Because of the complexity of this weld, you will need a lot of practice to master it. You will have to learn the basic techniques from holding a torch, to moving and controlling the temperature, controlling the amount of molten metal to create a perfect weld.
2. Flat Position Welding
This is the simplest and easiest welding position to perform. Flat welding is the primary position that you need to learn before moving on to other various types of welding positions.
For those who want to work with MIG, TIG to be able to find their strengths or need to be familiar with welding gun control before starting the more complicated techniques, the implementation of this weld is essential.
To perform this weld, the welder must operate from the top of the welding joint. On the surface of your plate, you must know how to move the flame and the angle of the head to adjust the welding flame above the molten area of the metal. If you do it right, you will create the right beads on the surface.
Remember, adjusting the torch to provide fire and heat the joint will depend on the type of metal you weld. With different materials and thicknesses, there will be different ways to adjust accordingly.
For practical welding, you need to move the flame up and down in the arc to create narrow beads. You should be very gentle when you move the flame forward vertically of the joint. To do this, you must hold the tip at a 45-degree angle to the surface of the plate.
If you want the weld to be more tightly bonded, you can increase the angle between the tip and your plate surface. Also, you can reduce welding speed.
For puddle size, you need to maintain it at a smaller level than average. If handled correctly, the bead tends to lie slightly below the upper surface of your plate.
Make a small puddle on the surface of the joint, then insert the rod into it. It will melt the puddle you have created with the baseplate. At this time, move your torch slowly to connect the two joints and merge the weld.
Be careful not to overheat the puddle you create. If too hot, the weld strength will weaken, and porosity problems will also affect the quality of the weld.
When performing this welding position, you should use welded tacks to make sure your plates will be aligned during the welding process and prevent your weld from warping.
Regarding the number of passes that need to be made, it will depend on the thickness of the sheet. Specifically:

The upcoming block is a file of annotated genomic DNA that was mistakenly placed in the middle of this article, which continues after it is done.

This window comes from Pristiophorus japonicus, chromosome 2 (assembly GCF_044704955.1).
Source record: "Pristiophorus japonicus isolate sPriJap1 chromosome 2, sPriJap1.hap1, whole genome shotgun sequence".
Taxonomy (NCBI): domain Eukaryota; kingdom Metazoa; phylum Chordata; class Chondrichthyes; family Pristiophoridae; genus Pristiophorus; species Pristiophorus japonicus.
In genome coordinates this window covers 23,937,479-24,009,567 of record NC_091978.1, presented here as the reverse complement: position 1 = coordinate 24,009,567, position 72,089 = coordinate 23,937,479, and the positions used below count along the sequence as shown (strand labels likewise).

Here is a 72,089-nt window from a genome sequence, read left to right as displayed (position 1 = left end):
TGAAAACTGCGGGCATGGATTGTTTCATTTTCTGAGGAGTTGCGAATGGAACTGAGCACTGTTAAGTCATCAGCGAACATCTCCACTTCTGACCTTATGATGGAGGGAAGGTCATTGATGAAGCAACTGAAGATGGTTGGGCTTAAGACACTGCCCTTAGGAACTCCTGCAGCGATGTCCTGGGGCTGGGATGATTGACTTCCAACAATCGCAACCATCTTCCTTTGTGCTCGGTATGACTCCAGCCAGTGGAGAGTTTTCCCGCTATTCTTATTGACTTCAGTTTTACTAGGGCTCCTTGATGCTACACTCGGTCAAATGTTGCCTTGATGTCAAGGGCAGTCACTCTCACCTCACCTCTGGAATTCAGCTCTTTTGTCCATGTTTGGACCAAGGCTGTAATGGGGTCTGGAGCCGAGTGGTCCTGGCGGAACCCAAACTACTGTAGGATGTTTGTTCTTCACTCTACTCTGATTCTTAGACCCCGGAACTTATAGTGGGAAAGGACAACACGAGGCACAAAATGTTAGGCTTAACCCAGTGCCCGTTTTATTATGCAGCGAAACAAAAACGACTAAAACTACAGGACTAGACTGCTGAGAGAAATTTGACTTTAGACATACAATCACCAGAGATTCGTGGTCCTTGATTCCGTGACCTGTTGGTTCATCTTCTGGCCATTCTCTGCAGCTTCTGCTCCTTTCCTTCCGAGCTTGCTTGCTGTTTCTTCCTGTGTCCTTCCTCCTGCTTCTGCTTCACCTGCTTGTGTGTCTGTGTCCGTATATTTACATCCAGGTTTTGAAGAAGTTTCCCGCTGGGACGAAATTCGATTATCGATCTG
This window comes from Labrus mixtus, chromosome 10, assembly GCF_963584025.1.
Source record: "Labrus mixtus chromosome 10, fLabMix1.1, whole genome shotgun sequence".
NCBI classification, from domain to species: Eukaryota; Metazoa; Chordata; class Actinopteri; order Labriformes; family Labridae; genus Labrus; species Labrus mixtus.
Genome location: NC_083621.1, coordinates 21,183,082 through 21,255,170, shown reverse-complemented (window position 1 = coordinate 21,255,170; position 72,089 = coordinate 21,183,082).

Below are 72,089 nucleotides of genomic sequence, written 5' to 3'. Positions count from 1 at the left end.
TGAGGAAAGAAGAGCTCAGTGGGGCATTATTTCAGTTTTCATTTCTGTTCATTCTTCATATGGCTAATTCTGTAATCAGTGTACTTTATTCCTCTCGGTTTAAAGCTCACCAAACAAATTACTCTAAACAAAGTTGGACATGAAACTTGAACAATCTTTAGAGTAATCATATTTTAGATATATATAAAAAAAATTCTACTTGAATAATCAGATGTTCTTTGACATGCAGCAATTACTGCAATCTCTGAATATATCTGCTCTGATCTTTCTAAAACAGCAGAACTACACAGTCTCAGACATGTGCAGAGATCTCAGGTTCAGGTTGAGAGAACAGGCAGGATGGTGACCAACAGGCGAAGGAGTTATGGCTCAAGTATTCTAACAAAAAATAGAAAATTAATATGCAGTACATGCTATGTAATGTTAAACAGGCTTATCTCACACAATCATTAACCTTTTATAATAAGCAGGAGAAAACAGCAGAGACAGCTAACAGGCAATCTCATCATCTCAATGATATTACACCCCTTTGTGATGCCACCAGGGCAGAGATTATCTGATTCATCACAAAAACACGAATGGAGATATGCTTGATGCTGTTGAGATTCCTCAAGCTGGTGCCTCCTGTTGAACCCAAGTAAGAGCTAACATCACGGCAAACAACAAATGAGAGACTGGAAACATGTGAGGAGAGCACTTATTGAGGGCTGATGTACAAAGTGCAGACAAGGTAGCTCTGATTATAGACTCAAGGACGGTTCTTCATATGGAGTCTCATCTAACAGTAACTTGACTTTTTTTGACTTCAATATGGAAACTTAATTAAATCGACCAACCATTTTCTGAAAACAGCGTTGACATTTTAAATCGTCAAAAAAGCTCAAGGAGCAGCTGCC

- For sheets of ¼ inch or less, you only need to make 1 pass.
- For sheets of ¼ to 5/8 inch in size, you must make 2 passes.
- For sheets of 5/8 to 7/8 inch sizes, you must make 3 passes.
- For sheets up to 1/8 inch thick, you will need to make 4 passes.
3. Vertical Position Welding
For vertical welds, the weld axis will have a vertical direction. Therefore, when performing this weld, if you are not careful, the molten metal will flow downwards in the direction of gravity and superimposed on the joint, affecting the weld.
Therefore, to control the amount of molten metal and avoid this situation, you must know how to manage the fire accordingly. The ideal angle of the flame should be 45 degrees from your plate.
One technique you need to know is to put the rod in the position between the fire and the puddle. This will help keep the molten metal from flowing below the weld and increase the chances of the joint being fused.
You also need to move the rod and torch gently at a uniform speed to create the perfect fusion of the weld.
4. Overhead Position Welding
If you need to work with the underside of the solder, the overhead position welding is what you need to make.
To perform this welding position, you need to be proficient in all the necessary welding techniques. At the same time, you must wear protective gear to ensure absolute safety during welding. We are sure that you will not want the molten metal to destroy your scalp.
A common problem when doing this weld is that it is difficult to control the amount of metal falling on the plate. You can overcome this problem by creating a small puddle of molten metal. At the same time, please add additional filler metals to ensure a more solid fusion.
In case your puddle of metal is too big, all you need to do is turn off the flame right away until the weld hardens.
If you perform this welding position on extremely lightweight plates, maintain the same level of base and filler metals to control the size of the puddle. And of course, you need to ensure enough filler metal to be able to create a high-strength weld.
Put simply, groove welds are the welds that merge two separate sides into one. Your task is to connect the independent sheets into a solid one.